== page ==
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Four-pronged approach

Switzerland: A pioneer for a humane drugs policy

Swiss police deal with the social effects of drug addiction in the Letten area of Zurich in the 1990s (Keystone)

Swiss police deal with the social effects of drug addiction in the Letten area of Zurich in the 1990s


Human beings and not drugs, need to be at the centre of drugs policy – so said the Swiss health minister, Alain Berset at the UN special session on the world drugs policy in New York.

Berset outlined Switzerland’s four-pronged drugs strategy, which was met with controversy when it was introduced in 1991. However, since then it has been partly reproduced in many other countries.

For the last 25 years Switzerland has applied a four-pronged approach: prevention, therapy, damage limitation and repression. This pragmatic policy was born out of the Zurich drug problems of the 1980s and 1990s. In 1994 the Swiss first introduced the controlled prescription of heroin by doctors for the chronically addicted.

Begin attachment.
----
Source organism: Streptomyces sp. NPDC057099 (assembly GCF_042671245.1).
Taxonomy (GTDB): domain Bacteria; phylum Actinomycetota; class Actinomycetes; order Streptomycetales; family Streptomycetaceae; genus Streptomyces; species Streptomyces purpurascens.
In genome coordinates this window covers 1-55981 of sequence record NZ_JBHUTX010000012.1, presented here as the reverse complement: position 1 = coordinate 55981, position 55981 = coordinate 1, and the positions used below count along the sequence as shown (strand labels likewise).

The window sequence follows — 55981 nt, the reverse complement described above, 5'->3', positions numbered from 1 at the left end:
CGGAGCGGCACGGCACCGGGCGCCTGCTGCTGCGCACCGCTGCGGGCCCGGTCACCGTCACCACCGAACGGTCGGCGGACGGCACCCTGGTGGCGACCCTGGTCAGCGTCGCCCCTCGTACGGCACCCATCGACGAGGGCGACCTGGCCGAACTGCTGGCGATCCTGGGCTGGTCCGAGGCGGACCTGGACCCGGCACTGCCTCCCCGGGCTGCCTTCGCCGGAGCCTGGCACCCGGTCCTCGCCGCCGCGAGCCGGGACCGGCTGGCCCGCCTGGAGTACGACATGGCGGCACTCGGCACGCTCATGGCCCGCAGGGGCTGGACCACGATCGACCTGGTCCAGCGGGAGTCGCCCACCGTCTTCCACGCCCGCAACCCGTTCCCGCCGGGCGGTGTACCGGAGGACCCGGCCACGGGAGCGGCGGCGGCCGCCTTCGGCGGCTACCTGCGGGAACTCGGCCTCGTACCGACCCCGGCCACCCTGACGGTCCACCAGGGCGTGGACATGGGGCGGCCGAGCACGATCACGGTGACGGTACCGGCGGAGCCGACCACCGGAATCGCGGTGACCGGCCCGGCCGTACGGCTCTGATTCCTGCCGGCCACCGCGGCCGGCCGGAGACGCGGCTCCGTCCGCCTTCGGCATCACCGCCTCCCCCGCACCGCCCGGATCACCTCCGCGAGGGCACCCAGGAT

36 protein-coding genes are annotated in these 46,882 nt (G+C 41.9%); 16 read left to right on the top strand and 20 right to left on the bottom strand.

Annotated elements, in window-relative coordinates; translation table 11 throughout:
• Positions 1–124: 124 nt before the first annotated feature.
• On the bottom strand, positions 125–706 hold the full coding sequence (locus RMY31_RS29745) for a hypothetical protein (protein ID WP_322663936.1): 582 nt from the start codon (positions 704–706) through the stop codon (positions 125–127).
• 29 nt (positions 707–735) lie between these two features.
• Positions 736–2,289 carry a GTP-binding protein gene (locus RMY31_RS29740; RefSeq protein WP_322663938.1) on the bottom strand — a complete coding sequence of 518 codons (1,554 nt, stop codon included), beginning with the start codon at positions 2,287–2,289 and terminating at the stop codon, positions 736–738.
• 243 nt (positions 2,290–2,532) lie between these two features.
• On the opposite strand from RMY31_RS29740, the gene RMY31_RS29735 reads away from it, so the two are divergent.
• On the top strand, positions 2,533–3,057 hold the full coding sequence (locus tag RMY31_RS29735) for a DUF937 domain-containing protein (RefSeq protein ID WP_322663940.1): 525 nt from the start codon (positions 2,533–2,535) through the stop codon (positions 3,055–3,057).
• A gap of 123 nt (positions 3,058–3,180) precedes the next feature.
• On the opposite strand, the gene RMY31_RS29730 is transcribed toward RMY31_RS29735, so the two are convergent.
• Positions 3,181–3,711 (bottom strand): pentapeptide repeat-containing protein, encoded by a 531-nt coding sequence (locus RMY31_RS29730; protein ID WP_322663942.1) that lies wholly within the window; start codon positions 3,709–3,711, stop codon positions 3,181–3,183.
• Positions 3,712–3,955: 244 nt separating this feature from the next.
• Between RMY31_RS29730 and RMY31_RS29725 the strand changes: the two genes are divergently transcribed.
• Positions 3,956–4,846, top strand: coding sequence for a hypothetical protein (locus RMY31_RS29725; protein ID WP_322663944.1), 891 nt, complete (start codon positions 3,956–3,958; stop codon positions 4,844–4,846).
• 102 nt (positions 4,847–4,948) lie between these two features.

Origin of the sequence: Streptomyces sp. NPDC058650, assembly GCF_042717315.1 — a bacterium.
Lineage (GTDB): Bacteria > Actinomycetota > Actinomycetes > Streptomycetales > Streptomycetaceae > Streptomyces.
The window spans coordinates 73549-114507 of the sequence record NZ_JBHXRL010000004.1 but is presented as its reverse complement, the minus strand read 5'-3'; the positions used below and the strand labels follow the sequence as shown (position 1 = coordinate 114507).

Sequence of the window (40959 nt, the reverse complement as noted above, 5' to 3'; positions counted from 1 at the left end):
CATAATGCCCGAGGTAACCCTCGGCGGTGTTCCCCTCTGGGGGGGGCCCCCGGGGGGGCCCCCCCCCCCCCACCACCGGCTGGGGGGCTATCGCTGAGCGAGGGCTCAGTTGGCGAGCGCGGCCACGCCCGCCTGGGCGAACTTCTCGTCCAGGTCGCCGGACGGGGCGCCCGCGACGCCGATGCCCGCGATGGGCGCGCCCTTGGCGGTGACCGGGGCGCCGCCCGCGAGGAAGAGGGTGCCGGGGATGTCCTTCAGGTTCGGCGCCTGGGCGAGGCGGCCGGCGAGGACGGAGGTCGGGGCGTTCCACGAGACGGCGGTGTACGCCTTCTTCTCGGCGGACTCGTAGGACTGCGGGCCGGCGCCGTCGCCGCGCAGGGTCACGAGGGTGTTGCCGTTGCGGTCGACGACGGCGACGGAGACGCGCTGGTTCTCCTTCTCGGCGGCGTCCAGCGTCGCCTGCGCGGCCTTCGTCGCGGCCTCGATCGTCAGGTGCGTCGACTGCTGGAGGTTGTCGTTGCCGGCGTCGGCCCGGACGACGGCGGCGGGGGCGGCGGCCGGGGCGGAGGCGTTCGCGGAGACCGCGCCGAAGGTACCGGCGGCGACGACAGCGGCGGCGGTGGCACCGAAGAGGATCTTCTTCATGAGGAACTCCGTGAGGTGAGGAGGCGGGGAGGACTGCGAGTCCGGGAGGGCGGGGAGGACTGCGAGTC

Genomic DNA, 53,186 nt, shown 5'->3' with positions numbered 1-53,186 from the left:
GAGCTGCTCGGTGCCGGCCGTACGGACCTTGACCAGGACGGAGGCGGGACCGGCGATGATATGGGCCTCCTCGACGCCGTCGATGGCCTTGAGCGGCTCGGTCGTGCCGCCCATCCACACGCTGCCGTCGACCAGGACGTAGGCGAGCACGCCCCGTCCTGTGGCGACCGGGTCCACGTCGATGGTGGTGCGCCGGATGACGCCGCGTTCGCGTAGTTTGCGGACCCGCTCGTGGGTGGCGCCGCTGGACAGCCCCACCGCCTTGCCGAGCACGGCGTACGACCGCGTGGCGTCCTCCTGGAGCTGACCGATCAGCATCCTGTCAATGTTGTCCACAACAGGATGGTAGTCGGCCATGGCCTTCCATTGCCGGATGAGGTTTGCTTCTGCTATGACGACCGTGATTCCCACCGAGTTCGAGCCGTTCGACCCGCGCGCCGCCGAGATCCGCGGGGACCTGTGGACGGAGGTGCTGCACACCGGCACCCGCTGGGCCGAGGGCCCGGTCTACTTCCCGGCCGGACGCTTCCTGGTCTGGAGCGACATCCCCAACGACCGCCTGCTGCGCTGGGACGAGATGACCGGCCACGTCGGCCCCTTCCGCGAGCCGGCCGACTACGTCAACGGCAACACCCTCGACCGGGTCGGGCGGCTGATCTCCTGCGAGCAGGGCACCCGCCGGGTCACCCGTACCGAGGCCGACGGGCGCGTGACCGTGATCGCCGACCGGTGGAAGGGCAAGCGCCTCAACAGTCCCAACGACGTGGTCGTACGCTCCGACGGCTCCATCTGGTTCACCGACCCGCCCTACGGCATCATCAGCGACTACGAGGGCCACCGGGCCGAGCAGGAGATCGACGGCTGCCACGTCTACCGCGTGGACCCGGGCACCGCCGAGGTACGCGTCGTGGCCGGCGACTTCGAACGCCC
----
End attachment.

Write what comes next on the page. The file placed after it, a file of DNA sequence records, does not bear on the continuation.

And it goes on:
Prevention: The public is educated with information, advice and national drug prevention programmes. In this way the consumption of drugs can be reduced.

Therapy: People with addiction disorders receive medical and psychological care. This can include the prescription of heroin. This enables former addicts to reintegrate in society and the workplace.

Damage control: To minimise the negative health and social consequences of drug consumption, cantons provide emergency centres or support private institutions. The distribution of clean needles is included in this service.

Control and repression: Enforcing measures that outlaw the use of illegal drugs reduces the negative consequences of drug consumption in society.

Berset complained that the final document to emerge from the summit did not condemn the use of death penalties for drugs offences in some countries. Addiction should be treated as a disease, not a crime, he said.

In an interview with the German television station Deutsche Welle, Ruth Dreifuss, the-then health minister and current member of the Global Commission on Drug Policy, criticised the UN’s tactics of using repression and bans to combat drug abuse. Instead, the focus should be on health, human rights policy and integration, she said. “We should also talk about the failure of drugs policy and be ready to tread new paths.”



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